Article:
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Adam is having a rough life. His mother and grandmother treated him like pond scum growing up, so he joined the military to prove he was “worthy”. He fell in love with one of his fellow soldiers, only to be left high and dry when his lover didn’t want to come out of the closet. He returned to the states to go back to school, but lost his grant when his car died and he could no longer attend classes. With his last gasp, he heads up to his cousin’s apartment for 6 months of free rent to try to get his life in order.
With what feels like divine intervention, Adam stumbles into Candy Heaven following the Help Wanted sign and is immediately set to work. His boss also plays the role of his fairy godfather and matchmaker by hooking him up with Finn, the sandwich delivery guy.
Finn is young, idealistic, freshly single, and unstoppable. He sees the darkness in Adam and knows he can bring in the light. By pairing his cheery disposition with offerings of free food, he slowly breaks through the walls surrounding Adam’s heart.
Adam, who fully believes he isn’t worthy of someone like Finn, does what he can to stave off the romance, but when he really needs help, Finn is there and it’s Finn who helps him see that he does have value and most importantly – hope.
This is one of Amy’s relatively “low angst” stories. Of course she will make you cry (for me it was at least twice) but most of the story is full of “awwww”. I was reminded of her story Christmas Kitsch in that Oliver – little Oliver – was the force of nature – blowing in and taking charge. In The Candy Man – that’s Finn. He won’t take no for an answer and he’s fearless.
I also really enjoyed the secondary characters and I really hope Joni gets her girl one day and that we get to read more about Rico’s romance. (Fingers crossed!). The vaguely paranormal part of the story left me with a new respect for Pixie Stix, as well!
Amy can describe a scene so thoroughly that I could picture Adam’s drawings, Finn’s hair, Gonzo’s fight against the medicine - everything. Adam’s sketch book journal was a particularly wonderful vehicle for showing both us and Finn the inside workings of his brain and past and I thought it was a tremendously clever tool.
I am thankful for this sweet story with little angst she has given us to brighten up our holiday season.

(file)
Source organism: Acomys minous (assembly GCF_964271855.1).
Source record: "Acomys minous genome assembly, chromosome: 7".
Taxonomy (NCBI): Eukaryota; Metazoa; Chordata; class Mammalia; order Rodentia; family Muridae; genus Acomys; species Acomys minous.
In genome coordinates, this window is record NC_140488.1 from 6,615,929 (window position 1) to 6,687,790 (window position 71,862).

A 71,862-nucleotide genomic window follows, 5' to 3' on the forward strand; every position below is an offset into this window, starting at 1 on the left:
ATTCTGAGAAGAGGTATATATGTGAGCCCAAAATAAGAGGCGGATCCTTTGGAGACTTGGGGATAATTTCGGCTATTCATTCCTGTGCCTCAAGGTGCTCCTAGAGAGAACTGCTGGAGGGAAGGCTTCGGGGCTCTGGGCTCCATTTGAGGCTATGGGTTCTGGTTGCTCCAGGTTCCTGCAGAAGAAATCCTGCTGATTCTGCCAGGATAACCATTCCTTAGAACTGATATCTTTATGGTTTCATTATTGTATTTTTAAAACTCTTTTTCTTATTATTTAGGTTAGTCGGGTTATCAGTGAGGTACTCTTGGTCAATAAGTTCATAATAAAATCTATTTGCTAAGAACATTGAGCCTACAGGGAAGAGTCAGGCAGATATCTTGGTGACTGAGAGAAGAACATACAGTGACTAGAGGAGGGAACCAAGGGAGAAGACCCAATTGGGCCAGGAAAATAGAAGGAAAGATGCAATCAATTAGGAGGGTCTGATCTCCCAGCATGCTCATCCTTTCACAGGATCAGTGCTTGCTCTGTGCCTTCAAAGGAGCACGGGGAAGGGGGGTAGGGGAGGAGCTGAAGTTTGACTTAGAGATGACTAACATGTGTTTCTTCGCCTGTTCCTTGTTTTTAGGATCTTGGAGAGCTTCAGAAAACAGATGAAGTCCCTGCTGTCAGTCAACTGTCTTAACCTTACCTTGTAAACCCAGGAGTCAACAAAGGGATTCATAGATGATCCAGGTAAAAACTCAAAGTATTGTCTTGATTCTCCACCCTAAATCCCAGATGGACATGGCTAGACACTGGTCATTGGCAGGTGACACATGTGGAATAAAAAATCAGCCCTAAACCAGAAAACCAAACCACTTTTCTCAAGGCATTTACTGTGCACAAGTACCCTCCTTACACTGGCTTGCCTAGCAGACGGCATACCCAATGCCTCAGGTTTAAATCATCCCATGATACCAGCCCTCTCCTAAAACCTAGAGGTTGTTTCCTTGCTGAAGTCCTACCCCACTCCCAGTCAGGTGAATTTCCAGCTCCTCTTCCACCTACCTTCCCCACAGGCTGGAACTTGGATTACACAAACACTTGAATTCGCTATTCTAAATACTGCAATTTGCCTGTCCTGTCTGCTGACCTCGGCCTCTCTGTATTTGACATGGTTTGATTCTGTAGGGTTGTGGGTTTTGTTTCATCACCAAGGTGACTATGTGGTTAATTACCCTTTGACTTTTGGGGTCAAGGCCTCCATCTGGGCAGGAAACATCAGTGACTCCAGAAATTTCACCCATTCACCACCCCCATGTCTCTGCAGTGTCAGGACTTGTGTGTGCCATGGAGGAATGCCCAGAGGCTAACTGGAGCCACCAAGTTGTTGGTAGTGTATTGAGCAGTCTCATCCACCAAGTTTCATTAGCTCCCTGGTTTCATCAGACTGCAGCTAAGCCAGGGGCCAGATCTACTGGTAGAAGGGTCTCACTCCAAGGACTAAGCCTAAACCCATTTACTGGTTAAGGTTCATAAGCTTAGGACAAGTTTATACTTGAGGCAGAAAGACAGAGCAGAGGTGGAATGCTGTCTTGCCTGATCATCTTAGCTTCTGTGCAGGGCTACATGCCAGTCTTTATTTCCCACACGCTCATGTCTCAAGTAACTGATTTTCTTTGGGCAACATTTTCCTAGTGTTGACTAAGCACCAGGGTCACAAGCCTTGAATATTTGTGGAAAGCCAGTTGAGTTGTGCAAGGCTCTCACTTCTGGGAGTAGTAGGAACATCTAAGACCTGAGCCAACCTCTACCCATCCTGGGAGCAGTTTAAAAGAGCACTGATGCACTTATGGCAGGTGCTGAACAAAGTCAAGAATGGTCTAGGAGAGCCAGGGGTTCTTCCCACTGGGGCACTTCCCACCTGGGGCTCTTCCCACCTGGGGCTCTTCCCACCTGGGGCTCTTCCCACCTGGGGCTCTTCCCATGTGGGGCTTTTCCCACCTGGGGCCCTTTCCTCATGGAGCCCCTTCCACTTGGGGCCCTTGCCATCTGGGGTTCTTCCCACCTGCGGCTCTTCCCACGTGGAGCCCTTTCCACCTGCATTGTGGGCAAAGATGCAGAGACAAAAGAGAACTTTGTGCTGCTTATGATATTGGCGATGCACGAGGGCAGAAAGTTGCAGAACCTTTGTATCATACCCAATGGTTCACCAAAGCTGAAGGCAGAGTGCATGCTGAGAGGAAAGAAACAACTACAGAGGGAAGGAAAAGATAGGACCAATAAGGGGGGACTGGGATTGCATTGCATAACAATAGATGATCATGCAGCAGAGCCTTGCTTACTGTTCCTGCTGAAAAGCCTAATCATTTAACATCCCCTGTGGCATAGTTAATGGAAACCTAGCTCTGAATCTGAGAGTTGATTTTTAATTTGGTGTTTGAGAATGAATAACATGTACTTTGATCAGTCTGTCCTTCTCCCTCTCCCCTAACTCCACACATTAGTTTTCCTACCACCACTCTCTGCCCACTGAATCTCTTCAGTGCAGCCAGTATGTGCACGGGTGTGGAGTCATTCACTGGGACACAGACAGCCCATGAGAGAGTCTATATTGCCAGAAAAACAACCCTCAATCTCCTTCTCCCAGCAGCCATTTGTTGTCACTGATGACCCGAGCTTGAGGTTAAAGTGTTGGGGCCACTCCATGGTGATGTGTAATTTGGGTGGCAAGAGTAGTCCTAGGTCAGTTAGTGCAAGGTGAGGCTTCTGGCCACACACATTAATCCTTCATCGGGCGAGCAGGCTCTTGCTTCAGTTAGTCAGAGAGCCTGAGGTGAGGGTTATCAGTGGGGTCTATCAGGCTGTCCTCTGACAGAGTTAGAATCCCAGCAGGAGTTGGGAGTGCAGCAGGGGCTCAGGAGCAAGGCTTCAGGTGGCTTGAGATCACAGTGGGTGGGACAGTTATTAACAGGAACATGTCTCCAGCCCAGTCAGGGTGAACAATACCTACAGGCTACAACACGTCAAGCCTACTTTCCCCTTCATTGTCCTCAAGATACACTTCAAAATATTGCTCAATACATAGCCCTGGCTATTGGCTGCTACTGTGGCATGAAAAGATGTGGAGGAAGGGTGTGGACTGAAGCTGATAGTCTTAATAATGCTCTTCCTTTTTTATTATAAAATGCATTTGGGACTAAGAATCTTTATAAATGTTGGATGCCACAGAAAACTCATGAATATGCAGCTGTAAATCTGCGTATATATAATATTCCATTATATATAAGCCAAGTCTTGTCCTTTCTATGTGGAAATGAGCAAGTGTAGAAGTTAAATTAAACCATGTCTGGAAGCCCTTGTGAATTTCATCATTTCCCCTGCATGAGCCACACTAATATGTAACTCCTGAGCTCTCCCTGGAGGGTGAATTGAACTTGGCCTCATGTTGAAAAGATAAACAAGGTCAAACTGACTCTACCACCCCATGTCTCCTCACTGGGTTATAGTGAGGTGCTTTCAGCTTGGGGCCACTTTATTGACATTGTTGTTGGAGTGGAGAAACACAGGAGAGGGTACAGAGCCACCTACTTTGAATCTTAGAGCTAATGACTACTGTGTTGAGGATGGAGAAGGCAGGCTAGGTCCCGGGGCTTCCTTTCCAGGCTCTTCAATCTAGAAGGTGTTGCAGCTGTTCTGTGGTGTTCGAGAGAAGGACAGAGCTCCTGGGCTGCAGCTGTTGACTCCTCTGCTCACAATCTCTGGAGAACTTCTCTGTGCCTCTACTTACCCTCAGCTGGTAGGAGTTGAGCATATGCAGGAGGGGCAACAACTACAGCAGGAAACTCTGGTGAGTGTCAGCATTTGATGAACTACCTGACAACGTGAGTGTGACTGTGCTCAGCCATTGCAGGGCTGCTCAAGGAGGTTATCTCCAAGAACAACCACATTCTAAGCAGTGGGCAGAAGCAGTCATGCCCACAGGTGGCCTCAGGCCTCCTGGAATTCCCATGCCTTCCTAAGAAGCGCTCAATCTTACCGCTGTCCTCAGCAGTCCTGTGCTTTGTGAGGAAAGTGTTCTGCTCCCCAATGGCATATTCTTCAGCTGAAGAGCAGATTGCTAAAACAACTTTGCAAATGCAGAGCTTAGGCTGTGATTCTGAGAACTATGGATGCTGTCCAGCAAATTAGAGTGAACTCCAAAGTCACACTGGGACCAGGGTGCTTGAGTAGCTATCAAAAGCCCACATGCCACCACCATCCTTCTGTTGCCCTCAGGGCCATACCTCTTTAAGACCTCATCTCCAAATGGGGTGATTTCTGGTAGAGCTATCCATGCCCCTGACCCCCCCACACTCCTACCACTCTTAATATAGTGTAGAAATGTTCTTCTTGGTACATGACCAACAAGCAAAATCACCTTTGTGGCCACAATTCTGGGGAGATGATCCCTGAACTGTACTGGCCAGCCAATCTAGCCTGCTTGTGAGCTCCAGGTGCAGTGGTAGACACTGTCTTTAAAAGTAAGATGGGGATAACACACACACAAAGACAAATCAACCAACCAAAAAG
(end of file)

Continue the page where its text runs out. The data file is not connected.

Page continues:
Philip Alces is growing on me I admit. I really enjoyed listening to this and thought he did a great job with Finn and Adam – especially the emotional times. I think he’s growing more comfortable with that aspect of his narration and it shows.
5 of 5 people found this review helpful
Amy Lane is one of my go to authors. I love everything about her. I am particularly happy when she writes with humor. Candy Man has that in spades, but that's not to say that there isn't any of her trademark angst and characters that you'd like to see swinging over the Golden Gate Bridge with a school of sharks underneath, waiting for the rope to snap. Adam and Finn are adorable and the candy store crew are people that I would like to meet. So glad that Adam has at least one family member who knows his worth and loves him unconditionally - who BTW, has his own story that I can't wait to hear. Philip, as always, is wonderful to listen to. Not sure who chooses her narrators, but they seem to get it right most of the time. This is another delicious offering that satisfied my sweet tooth without the risk of cavities 😋
5 of 5 people found this review helpful
Amy Lane's writing is quite variable sometimes not bad exactly just a bit generic at others though she produces some absolute gems and Candy Man is one. I don't know if it's because some of the characters are real people or her obvious connection to Sacramento but this book has real depth. it's sad and sweet and joyously hopeful, a lovely treat for a rainy afternoon.
A wimsical story beautifully written by Ms Lane. Has a lovely happy ending. Excellently narrated. Can't wait for the next in the series to be recorded.